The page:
Make your voice heard on proposed school closures


To the Editor:

When is this epidemic of school closures going to stop? I know enrolment is down but it is  not fair to sacrifice the quality of education of our future generation so the super schools meet their quota. Nobody wants to take blame that maybe these super schools might have been a mistake. I am pretty sure the millions of dollars spent on these schools could have been better spent resolving issues that smaller schools were facing and ensuring that the quality of education remain first and foremost of importance.

Before I continue, I am not blaming the teachers and faculty at these super schools, I am sure they are doing their best. But you don’t have to have a Phd in human resources to know the effect these schools have not only on the students but the community in which they live as well. This letter is in reference to the possibility of the closing of Pictou Academy.

Who or whom that are responsible for the possible closure of Pictou Academy should be ashamed of themselves as they probably don’t know the significance of Pictou Academy and if they did they certainly lost respect from myself and many others.

In case you are not aware of the history of Pictou Academy, it was founded by Thomas McCulloch who arrived in the early 1800s. He was Education minister and studied medicine. His passion was to start a public school where anyone could attend regardless of status in reference to religion, race, rich or poor. Before his arrival there was no real form of structural education. His dream was to have Pictou Academy become recognized as a university but due to a lack of funding it never happened. He, himself, later in life became first president of Dalhousie University and another student of Pictou Academy, Sir William Dawson, world famous geologist, became principal of McGill University. After his death an organization called Friends of Pictou Academy rebuilt the school which, in the last part of 19th century, produced an army of scholars. Two provincial premiers, two lieutenant governors, four judges, eight university presidents, 14 newspaper editors, 25 missionaries, 40 university professors, 63 lawyers, 190 doctors plus more than 300 ministers. Sorry for the long history lesson but I thought it was important as to why we can’t let this school close at any cost.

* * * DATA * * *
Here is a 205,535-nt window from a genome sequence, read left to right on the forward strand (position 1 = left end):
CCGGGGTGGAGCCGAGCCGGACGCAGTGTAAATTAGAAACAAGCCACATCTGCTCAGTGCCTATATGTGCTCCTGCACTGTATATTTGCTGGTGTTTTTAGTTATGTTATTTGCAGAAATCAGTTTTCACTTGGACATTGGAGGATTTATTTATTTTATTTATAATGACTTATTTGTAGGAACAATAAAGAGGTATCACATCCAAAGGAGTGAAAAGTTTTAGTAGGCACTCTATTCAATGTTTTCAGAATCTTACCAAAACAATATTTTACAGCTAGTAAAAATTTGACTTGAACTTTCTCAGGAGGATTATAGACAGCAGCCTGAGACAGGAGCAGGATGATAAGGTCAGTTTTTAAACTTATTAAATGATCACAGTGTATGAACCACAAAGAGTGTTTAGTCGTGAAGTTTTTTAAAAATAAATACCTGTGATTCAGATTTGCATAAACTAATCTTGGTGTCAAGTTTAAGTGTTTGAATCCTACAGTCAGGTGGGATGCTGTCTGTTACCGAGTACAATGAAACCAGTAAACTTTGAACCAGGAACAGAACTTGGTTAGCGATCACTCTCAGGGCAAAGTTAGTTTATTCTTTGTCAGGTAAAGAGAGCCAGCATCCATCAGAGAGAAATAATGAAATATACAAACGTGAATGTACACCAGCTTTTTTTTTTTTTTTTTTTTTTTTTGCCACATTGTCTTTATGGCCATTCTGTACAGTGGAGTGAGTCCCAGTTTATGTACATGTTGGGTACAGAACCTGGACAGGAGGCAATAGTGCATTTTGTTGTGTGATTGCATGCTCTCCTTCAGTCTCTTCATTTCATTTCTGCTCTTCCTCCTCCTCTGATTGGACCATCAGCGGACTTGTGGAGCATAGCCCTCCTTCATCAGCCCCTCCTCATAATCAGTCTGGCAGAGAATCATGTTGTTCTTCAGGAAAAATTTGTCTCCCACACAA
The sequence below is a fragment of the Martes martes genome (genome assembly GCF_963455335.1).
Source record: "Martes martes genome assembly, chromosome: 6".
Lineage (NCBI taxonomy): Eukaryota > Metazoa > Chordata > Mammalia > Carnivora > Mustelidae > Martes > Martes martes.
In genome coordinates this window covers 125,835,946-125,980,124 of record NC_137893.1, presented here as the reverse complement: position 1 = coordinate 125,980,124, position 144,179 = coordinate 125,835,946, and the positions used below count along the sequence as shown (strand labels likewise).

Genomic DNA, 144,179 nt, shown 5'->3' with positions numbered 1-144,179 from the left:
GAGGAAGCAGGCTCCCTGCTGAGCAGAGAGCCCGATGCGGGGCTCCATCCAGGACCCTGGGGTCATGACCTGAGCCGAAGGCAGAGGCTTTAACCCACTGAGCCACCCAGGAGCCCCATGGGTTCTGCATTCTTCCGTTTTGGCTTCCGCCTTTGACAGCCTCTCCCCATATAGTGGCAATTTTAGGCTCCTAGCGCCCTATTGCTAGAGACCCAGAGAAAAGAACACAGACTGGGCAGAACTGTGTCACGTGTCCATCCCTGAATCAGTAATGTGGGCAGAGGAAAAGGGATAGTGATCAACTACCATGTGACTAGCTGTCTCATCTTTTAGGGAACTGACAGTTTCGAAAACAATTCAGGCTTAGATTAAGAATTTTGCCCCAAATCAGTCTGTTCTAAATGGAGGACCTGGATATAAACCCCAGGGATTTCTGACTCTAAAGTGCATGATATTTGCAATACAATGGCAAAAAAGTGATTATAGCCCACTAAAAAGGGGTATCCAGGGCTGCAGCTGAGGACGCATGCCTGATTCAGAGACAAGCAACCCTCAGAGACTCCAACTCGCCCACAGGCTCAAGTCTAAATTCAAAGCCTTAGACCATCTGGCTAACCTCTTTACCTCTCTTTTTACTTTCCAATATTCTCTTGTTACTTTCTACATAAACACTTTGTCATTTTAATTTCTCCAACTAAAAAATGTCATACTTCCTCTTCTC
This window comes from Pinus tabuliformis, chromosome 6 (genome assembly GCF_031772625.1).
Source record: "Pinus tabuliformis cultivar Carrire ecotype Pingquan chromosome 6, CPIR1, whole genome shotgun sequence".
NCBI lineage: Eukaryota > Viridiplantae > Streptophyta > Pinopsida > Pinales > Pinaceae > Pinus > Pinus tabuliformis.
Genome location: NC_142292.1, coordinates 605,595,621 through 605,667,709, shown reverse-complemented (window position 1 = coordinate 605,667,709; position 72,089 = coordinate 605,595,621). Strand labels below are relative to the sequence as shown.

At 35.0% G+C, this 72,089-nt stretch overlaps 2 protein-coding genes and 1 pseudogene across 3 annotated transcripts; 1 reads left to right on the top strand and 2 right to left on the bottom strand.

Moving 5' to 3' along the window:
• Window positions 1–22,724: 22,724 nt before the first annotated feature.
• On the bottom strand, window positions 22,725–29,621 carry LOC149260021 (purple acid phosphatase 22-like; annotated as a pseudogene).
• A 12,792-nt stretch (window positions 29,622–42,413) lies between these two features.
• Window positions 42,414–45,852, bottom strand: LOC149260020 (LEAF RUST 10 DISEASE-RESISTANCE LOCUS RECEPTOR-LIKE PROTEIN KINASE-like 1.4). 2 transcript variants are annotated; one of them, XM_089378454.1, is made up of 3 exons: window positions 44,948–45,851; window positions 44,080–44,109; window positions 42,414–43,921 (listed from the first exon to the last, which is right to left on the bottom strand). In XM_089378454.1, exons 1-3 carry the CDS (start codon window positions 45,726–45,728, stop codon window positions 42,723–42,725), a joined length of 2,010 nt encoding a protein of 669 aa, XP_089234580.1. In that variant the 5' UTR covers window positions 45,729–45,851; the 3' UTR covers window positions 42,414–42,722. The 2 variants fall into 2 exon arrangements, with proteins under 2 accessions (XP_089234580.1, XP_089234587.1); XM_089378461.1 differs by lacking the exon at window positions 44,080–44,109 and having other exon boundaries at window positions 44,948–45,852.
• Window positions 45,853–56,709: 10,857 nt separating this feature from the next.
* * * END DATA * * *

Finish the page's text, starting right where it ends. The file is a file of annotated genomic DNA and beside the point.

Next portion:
In closing, let this not be a repeat of the closure of the River John School despite all the hard, dedicated efforts made by such a loving, strong-willed community. After all, we are supposedly living in a democracy where majority rules, not a selected number of number crunchers. Make your voice heard not just around the kitchen table.

Mike Adamson
Toney River

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